Published at PO Box 96 124 W. St. Clair Romeo, MI 48065. Phone: (586)752-3524 Fax: (586)752-0548
Updated Wednesday, January 21, 2015 at 3 PM EST
|Home||Sports||Community||What's Happening||Classifieds||News Summary|
|MICHAEL McDONOUGH||DEATH NOTICE|
|JEAN DEY||LEE RANDALL|
|MARY JEAN MAULE||MICHAEL GANICH|
|Browse Full Text...|
Friday, 2 pm
Inserts Friday, Noon
Editorial Monday, Noon
Service Directory Display Monday, 2 pm
Service Directory Liners Monday, 3 pm
Classified Liners All Holiday Deadlines are One Full Workday Earlier
You are Viewing an Archived IssuePosted: 07/30/14
Trustees vote 4-3 for
village manager ordinance
Ordinance to be reviewed in August
by CHRIS GRAYRomeo may change to having a village manager governmental system following a close vote on July 21.
Observer Staff Writer
The Village Board of Trustees passed a motion to draft an ordinance for creating a village manager position. The ordinance will be reviewed by the board in August.
Village President Mike Lee and Trustees Ron Rossell and Skip Tornow were the dissenting votes.
The board has discussed governmental reorganization since Village Clerk and Administrator Marian McLaughlin and Treasurer Melinda Rossell announced in February they will not seek re-election.
The village administrator, who is appointed by the president, has historically been the clerk, so trustees are using the opportunity to examine Romeo's government structure.
Trustee Christine Malzahn said she would like to have someone that answers to the board as a whole as opposed to just the village president.
"I think that right now the way things have set up in my two year's experience is there is a lack of communication on what happens on a daily or weekly basis in that village office that us trustees aren't necessarily made aware of," she said.
Malzahn said she believes the board can collectively look at and choose the best candidate. To do so, the board would hire a village manager.
"It's formalizing the duties that our village president has historically assigned to the administrator," she said.
Village Attorney Mark Clark described the administrator position as the "secretary to the president" who carries out the president's directions when they aren't there.
"It's not an assignment of authority, it's an assignment of tasks," Clark said.
Conversely, he said a village manager is an assigment of both authority and responsibility. Only by passing a village manager ordinance could the board assign responsibilities to someone that elected officials would otherwise handle.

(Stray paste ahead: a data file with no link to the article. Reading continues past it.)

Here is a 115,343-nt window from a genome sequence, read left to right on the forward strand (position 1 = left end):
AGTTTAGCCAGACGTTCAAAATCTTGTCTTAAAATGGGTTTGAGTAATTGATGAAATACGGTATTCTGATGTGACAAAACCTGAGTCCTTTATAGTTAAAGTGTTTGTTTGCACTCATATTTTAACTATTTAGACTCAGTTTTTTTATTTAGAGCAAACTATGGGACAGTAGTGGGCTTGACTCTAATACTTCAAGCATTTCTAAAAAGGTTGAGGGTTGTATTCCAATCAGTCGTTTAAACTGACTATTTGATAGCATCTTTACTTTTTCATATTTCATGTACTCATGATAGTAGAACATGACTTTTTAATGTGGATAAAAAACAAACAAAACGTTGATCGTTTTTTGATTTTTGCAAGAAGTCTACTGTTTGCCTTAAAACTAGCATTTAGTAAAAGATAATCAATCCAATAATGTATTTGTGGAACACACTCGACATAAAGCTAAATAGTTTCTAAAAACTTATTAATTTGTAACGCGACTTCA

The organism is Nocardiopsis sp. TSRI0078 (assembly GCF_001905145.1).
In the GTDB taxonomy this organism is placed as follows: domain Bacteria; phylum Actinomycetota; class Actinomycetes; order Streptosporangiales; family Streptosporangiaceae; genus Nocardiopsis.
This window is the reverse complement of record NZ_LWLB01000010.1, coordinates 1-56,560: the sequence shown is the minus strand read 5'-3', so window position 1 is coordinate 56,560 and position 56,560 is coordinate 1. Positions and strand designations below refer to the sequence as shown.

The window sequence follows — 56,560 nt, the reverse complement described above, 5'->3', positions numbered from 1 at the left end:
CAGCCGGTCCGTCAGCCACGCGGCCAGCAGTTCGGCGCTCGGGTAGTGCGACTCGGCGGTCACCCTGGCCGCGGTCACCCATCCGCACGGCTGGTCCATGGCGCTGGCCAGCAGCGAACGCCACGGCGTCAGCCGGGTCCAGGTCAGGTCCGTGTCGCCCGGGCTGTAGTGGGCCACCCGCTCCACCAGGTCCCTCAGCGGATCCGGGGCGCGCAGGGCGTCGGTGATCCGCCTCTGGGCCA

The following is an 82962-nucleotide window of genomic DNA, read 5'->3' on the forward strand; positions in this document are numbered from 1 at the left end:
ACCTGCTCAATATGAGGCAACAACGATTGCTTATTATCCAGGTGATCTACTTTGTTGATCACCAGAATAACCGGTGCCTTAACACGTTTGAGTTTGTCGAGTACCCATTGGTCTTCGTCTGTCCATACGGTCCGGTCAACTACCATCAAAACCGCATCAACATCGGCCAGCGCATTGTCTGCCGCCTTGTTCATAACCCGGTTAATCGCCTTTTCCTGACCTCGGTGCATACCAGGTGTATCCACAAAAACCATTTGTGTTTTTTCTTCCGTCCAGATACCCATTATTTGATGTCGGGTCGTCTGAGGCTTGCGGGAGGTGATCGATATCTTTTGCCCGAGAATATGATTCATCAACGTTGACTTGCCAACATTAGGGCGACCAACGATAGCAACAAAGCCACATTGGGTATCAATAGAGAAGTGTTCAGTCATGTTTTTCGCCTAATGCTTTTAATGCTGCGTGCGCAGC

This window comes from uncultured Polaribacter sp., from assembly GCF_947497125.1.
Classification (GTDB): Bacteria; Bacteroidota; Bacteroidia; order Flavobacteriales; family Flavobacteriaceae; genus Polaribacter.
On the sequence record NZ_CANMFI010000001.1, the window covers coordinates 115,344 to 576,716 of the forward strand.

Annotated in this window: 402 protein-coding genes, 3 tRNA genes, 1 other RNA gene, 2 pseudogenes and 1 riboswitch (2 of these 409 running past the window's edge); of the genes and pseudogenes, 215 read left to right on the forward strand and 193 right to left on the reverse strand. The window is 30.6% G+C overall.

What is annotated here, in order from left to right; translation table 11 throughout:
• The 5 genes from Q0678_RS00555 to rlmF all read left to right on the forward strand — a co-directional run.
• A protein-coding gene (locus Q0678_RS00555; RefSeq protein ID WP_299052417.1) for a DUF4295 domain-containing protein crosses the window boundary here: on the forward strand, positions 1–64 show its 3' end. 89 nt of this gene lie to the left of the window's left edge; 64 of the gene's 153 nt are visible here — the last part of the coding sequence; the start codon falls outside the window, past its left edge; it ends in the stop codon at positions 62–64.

"You can't do it without following the statute, you can't say we're going to create a manager position and call it an administrator so we don't have to follow the statutory procedure," Clark said.
Trustee Bob Hart was supportive of a manager, saying he would like to hire someone through reviewing resumes and their qualifications.
"It's an important job, and I look at it from just a pure business viewpoint," he said. "If I were running this like a business, that would be the way to do that."
Ron Rossell and Tornow questioned the need for making a change, noting that recent reports from the Southeast Michigan Council of Governments (SEMCOG) show the village is running efficiently.
"We will spend more money and have somebody here that may not even be familiar with our community," Ron Rossell said.
SEMCOG also showed that 11 out of 15 communities similar to Romeo's size use a village manager.
Trustee Mike Cregar said running a village has become more complex and requires more skills and education than in the past, so the board should at least examine the option.
"This is kind of a turning point for us, and we're all responsible to make sure the village continues to go in the right direction," he said.
McLaughlin said the village once hired a manager, but they quickly left the position and caused "a horrible experience for the village."
"What I'm saying is, just be careful that you don't repeat history and the same mistakes," she told the board.
The salary and benefits of a village manager would be covered by a $76,000 savings realized by adjustments to the salaries of the clerk and treasurer.
In June, the board approved of changing the clerk's annual salary to $40,000 and the treasurer to $28,000 following the election. The positions would have 401(k) plans with 5 percent match and healthcare benefits.
Lee objected to the ordinance due to the board not having a chance to thoroughly review the salary data Malzahn had written on "Post-It notes."
"You're adding a new pension and medical," he said.
He also asked if the ordinance was in response to his running for the clerk position this election. Hart said they were looking at reorganization prior to his candidacy.
McLaughlin expressed doubts about the salary range trustees are presenting.
"I don't know that you'll find a full-time manager for $45,000 to $47,000 with health benefits," she said.
Up for a vote
Clark said he would investigate whether the ordinance requires a two-thirds majority of the board to pass.
Should the board approve of the ordinance, the issue could be placed on a ballot if 10 percent of registered voters signed a petition asking for such action. Voters would have 45 days to submit the petition.
McLaughlin said the deadline to have the issue on the November ballot has passed, so the village may have to pay for a special election if a referendum was successful.